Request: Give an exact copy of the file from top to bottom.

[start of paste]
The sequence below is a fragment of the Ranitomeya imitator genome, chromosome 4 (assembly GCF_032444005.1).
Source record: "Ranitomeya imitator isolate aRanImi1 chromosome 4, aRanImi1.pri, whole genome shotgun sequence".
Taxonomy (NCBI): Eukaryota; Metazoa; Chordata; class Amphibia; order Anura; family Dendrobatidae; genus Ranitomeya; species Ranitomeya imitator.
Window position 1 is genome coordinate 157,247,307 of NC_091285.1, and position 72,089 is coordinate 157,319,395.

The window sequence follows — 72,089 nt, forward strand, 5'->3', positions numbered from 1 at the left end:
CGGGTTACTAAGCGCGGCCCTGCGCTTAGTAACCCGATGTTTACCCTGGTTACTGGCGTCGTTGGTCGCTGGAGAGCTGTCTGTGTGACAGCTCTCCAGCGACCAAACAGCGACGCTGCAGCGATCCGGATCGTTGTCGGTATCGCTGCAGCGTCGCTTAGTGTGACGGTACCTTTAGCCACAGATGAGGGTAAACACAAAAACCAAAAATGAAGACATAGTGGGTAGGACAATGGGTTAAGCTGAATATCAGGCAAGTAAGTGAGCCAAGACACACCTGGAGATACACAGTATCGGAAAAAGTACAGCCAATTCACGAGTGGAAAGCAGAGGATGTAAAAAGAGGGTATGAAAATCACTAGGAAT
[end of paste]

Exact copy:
The sequence below is a fragment of the Ranitomeya imitator genome, chromosome 4 (assembly GCF_032444005.1).
Source record: "Ranitomeya imitator isolate aRanImi1 chromosome 4, aRanImi1.pri, whole genome shotgun sequence".
Taxonomy (NCBI): Eukaryota; Metazoa; Chordata; class Amphibia; order Anura; family Dendrobatidae; genus Ranitomeya; species Ranitomeya imitator.
Window position 1 is genome coordinate 157,247,307 of NC_091285.1, and position 72,089 is coordinate 157,319,395.

The window sequence follows — 72,089 nt, forward strand, 5'->3', positions numbered from 1 at the left end:
CGGGTTACTAAGCGCGGCCCTGCGCTTAGTAACCCGATGTTTACCCTGGTTACTGGCGTCGTTGGTCGCTGGAGAGCTGTCTGTGTGACAGCTCTCCAGCGACCAAACAGCGACGCTGCAGCGATCCGGATCGTTGTCGGTATCGCTGCAGCGTCGCTTAGTGTGACGGTACCTTTAGCCACAGATGAGGGTAAACACAAAAACCAAAAATGAAGACATAGTGGGTAGGACAATGGGTTAAGCTGAATATCAGGCAAGTAAGTGAGCCAAGACACACCTGGAGATACACAGTATCGGAAAAAGTACAGCCAATTCACGAGTGGAAAGCAGAGGATGTAAAAAGAGGGTATGAAAATCACTAGGAAT